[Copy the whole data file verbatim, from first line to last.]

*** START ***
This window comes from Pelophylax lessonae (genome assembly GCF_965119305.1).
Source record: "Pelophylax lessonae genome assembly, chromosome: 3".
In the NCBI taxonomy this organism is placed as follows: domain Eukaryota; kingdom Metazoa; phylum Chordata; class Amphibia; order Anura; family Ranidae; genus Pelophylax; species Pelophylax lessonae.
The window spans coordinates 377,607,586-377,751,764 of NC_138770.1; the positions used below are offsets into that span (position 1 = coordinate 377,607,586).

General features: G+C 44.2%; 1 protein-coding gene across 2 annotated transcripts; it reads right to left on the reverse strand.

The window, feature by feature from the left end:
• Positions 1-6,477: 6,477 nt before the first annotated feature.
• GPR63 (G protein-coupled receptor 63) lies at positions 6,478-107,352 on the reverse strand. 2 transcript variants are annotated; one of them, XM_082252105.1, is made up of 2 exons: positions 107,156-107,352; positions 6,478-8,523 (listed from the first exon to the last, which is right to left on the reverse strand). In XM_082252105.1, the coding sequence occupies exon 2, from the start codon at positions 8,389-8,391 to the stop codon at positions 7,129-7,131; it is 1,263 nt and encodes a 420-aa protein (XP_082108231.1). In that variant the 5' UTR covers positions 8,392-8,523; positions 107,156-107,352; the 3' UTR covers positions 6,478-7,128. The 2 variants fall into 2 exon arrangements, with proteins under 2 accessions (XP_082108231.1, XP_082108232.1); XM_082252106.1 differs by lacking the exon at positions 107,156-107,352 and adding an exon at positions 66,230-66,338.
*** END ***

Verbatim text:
This window comes from Pelophylax lessonae (genome assembly GCF_965119305.1).
Source record: "Pelophylax lessonae genome assembly, chromosome: 3".
In the NCBI taxonomy this organism is placed as follows: domain Eukaryota; kingdom Metazoa; phylum Chordata; class Amphibia; order Anura; family Ranidae; genus Pelophylax; species Pelophylax lessonae.
The window spans coordinates 377,607,586-377,751,764 of NC_138770.1; the positions used below are offsets into that span (position 1 = coordinate 377,607,586).

General features: G+C 44.2%; 1 protein-coding gene across 2 annotated transcripts; it reads right to left on the reverse strand.

The window, feature by feature from the left end:
• Positions 1-6,477: 6,477 nt before the first annotated feature.
• GPR63 (G protein-coupled receptor 63) lies at positions 6,478-107,352 on the reverse strand. 2 transcript variants are annotated; one of them, XM_082252105.1, is made up of 2 exons: positions 107,156-107,352; positions 6,478-8,523 (listed from the first exon to the last, which is right to left on the reverse strand). In XM_082252105.1, the coding sequence occupies exon 2, from the start codon at positions 8,389-8,391 to the stop codon at positions 7,129-7,131; it is 1,263 nt and encodes a 420-aa protein (XP_082108231.1). In that variant the 5' UTR covers positions 8,392-8,523; positions 107,156-107,352; the 3' UTR covers positions 6,478-7,128. The 2 variants fall into 2 exon arrangements, with proteins under 2 accessions (XP_082108231.1, XP_082108232.1); XM_082252106.1 differs by lacking the exon at positions 107,156-107,352 and adding an exon at positions 66,230-66,338.